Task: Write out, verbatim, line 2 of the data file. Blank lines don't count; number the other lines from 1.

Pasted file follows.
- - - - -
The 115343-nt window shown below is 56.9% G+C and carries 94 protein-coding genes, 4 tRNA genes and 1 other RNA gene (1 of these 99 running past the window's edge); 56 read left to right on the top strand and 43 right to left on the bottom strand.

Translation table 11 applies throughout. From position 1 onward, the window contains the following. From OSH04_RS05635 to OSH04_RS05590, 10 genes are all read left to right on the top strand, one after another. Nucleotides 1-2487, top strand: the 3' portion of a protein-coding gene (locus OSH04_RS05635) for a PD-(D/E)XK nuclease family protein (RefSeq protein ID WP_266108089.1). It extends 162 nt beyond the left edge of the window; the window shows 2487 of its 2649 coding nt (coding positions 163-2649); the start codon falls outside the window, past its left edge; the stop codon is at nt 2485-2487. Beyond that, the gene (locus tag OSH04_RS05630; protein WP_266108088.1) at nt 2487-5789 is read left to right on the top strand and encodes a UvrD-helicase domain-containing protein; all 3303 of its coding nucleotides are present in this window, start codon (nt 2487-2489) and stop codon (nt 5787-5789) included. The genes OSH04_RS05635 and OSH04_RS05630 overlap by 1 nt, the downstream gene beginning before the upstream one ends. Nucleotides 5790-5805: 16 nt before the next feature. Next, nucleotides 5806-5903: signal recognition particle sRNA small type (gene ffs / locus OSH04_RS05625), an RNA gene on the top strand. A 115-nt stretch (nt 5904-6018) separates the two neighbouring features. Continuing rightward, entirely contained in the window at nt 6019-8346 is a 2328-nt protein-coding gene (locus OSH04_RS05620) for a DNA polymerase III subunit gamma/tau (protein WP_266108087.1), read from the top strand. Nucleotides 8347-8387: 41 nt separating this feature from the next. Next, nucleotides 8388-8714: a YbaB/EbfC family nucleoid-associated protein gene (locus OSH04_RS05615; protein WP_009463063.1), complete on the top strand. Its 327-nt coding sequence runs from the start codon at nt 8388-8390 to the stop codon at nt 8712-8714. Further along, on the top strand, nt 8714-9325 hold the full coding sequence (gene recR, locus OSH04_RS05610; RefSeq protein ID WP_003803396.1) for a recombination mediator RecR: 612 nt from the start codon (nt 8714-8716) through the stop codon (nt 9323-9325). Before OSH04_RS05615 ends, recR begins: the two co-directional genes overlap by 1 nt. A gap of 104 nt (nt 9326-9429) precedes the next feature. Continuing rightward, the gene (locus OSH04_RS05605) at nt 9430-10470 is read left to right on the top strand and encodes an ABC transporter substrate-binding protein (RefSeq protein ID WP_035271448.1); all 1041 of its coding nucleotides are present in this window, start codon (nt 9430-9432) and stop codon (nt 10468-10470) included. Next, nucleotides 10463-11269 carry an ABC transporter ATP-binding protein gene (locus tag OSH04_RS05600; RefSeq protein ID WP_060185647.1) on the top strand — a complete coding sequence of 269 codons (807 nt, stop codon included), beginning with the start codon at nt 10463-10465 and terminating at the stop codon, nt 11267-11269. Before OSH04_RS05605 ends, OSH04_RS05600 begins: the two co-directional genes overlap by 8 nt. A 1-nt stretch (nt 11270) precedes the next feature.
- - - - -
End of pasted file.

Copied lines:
Translation table 11 applies throughout. From position 1 onward, the window contains the following. From OSH04_RS05635 to OSH04_RS05590, 10 genes are all read left to right on the top strand, one after another. Nucleotides 1-2487, top strand: the 3' portion of a protein-coding gene (locus OSH04_RS05635) for a PD-(D/E)XK nuclease family protein (RefSeq protein ID WP_266108089.1). It extends 162 nt beyond the left edge of the window; the window shows 2487 of its 2649 coding nt (coding positions 163-2649); the start codon falls outside the window, past its left edge; the stop codon is at nt 2485-2487. Beyond that, the gene (locus tag OSH04_RS05630; protein WP_266108088.1) at nt 2487-5789 is read left to right on the top strand and encodes a UvrD-helicase domain-containing protein; all 3303 of its coding nucleotides are present in this window, start codon (nt 2487-2489) and stop codon (nt 5787-5789) included. The genes OSH04_RS05635 and OSH04_RS05630 overlap by 1 nt, the downstream gene beginning before the upstream one ends. Nucleotides 5790-5805: 16 nt before the next feature. Next, nucleotides 5806-5903: signal recognition particle sRNA small type (gene ffs / locus OSH04_RS05625), an RNA gene on the top strand. A 115-nt stretch (nt 5904-6018) separates the two neighbouring features. Continuing rightward, entirely contained in the window at nt 6019-8346 is a 2328-nt protein-coding gene (locus OSH04_RS05620) for a DNA polymerase III subunit gamma/tau (protein WP_266108087.1), read from the top strand. Nucleotides 8347-8387: 41 nt separating this feature from the next. Next, nucleotides 8388-8714: a YbaB/EbfC family nucleoid-associated protein gene (locus OSH04_RS05615; protein WP_009463063.1), complete on the top strand. Its 327-nt coding sequence runs from the start codon at nt 8388-8390 to the stop codon at nt 8712-8714. Further along, on the top strand, nt 8714-9325 hold the full coding sequence (gene recR, locus OSH04_RS05610; RefSeq protein ID WP_003803396.1) for a recombination mediator RecR: 612 nt from the start codon (nt 8714-8716) through the stop codon (nt 9323-9325). Before OSH04_RS05615 ends, recR begins: the two co-directional genes overlap by 1 nt. A gap of 104 nt (nt 9326-9429) precedes the next feature. Continuing rightward, the gene (locus OSH04_RS05605) at nt 9430-10470 is read left to right on the top strand and encodes an ABC transporter substrate-binding protein (RefSeq protein ID WP_035271448.1); all 1041 of its coding nucleotides are present in this window, start codon (nt 9430-9432) and stop codon (nt 10468-10470) included. Next, nucleotides 10463-11269 carry an ABC transporter ATP-binding protein gene (locus tag OSH04_RS05600; RefSeq protein ID WP_060185647.1) on the top strand — a complete coding sequence of 269 codons (807 nt, stop codon included), beginning with the start codon at nt 10463-10465 and terminating at the stop codon, nt 11267-11269. Before OSH04_RS05605 ends, OSH04_RS05600 begins: the two co-directional genes overlap by 8 nt. A 1-nt stretch (nt 11270) precedes the next feature.